If you’re planning on spending any amount of time in the woods, you’re going to need a means of treating your water so that you can safely drink it. Sure if you’re going car camping, you can bring all the water (and other assorted beverages) you will need or want for a few days. However, if you like to camp via canoe, kayak, or go backpacking, you can’t carry all that water with you and you will have to find some along the way. Finding water isn’t usually a problem in the woods but you can’t just drink it without treating it first or you could get very sick. The problem isn’t just that the water may look dirty from silt or sand; the real danger comes from what you can’t see like bacteria, such as salmonella, cholera and E.coli as well as protozoa, such as giardia and cryptosporidium. That’s the stuff that will make you very sick, very quickly and could leave you fighting for your life while you’re in the middle of nowhere.
There are lots of products on the market to treat water and they all have their up sides and their down sides. Pump filters for example take a lot of effort, tend to leak, break easily and can cost a ridicules amount of money (from $60 to over $300). Gravity filters are nice because you can just fill the bag with ‘dirty’ water, carry it to your campsite, hang it up and let physics take over while you do other things around camp. They aren’t too expensive either at around $100 for a system, although they can be a bit bulky. You can also use purification tablets (like iodine tabs) and although they are cheap and take up nearly no space in your bag, they tend to leave your water tasting rather nasty and won’t filter out silt or particulates. Another option is a Steri or UV pen which will kill bacteria, protozoa and even viruses but once again, it won’t get rid of particulates and they require batteries, which will of course be dead when you need to use it. And lastly…you could always boil it. Yup…that will kill all the nasty stuff but you will still have particulates and you also require a fire, a metal container of some sort and a way to support it over the flames without burning yourself. Not to mention the means of starting a fire.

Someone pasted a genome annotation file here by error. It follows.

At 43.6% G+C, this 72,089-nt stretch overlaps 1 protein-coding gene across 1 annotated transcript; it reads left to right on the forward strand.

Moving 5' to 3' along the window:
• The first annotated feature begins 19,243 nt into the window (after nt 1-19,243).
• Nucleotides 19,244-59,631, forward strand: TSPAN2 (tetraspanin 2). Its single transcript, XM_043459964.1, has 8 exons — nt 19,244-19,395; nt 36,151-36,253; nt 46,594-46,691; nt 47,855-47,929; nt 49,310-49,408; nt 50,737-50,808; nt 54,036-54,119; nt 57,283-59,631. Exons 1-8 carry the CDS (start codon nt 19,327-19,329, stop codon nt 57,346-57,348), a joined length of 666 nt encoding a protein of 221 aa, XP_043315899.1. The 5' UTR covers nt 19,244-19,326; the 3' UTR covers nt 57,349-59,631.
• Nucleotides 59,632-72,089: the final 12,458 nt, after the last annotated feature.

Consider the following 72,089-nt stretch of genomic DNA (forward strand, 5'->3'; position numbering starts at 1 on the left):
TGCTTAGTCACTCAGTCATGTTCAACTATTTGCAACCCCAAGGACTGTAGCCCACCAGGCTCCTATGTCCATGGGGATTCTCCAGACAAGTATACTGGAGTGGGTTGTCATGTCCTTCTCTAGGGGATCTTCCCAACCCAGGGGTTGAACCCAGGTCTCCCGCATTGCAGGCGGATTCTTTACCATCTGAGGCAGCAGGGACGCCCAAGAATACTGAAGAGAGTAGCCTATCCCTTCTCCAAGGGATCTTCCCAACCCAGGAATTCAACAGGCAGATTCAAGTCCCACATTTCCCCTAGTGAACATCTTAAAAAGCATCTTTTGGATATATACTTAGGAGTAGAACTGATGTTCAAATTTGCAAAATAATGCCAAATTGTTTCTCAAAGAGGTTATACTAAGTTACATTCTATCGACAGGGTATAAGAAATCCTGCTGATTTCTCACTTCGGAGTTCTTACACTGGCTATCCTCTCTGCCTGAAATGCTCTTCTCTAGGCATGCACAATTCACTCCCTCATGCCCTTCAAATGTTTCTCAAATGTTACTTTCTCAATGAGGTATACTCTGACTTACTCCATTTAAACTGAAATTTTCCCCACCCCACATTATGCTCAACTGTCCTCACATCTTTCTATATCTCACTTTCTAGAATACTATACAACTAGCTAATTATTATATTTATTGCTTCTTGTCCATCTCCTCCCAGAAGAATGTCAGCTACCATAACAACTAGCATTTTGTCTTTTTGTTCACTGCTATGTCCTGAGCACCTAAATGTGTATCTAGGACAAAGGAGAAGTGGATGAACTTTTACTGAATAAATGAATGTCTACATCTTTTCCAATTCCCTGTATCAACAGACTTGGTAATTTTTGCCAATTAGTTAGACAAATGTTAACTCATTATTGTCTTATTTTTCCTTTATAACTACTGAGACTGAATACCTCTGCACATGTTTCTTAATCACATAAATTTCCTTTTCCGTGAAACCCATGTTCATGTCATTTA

If that wasn’t enough to think about, you also have to consider cost (costing more does NOT mean it’s better) with options ranging from $30 up to $400, as well as size and weight (especially if you’re backpacking). You also need to consider how many people are in your party and how much water you need to treat at once. If you’re looking at filters, you really need to pay attention to how small the filter membrane is and if it can it be cleaned/maintained (ideally in the field). Most filters can filter down to 0.2 microns which is fine because the smallest bacteria are only 0.2 microns in size. Some filters are only 0.5-0.3 microns so that doesn’t make them a great choice for backwoods camping but some filters are an impressive 0.1 microns and that can even stop some viruses.
Viruses from a river or stream water is’t really a huge concern in North America but if you’re traveling to Africa or parts of Asia then it would be a good idea to include a Steri/UV pen in your bag as well as your filter kit. If you’re going to get a Steri/UV Pen, don’t forget to pack extra batteries! As for chemicals or toxins in the water…that’s a whole other problem and nothing can really deal with that. If you think your water source may have been contaminated by chemicals, find another source. Filters won’t really help much, nor will UV treatments, iodine tabs or even boiling.
Well now that I’ve made deciding on what to buy seemingly impossible, let me simplify things a bit and introduce you to the Sawyer Squeeze.
The Sawyer Squeeze is an excellent light-weight water filtration system. Actually, considering the cost, weight and size, this is probably one of the best filters on the market for suiting the needs of one to three people. Sure, you can still use it if there are more people in your group, it’s just less practical since it will take a lot more time to filter all the water you will need. It can filter 1 Million gallons of water (enough for a lifetime really), comes with three different sized bags (16oz, 32oz and 64oz) and it can be cleaned/maintained in the field. Oh…and it only costs about $50-60 online and that includes the filter, three different sized bags and the syringe to back-wash the filter every once in a while.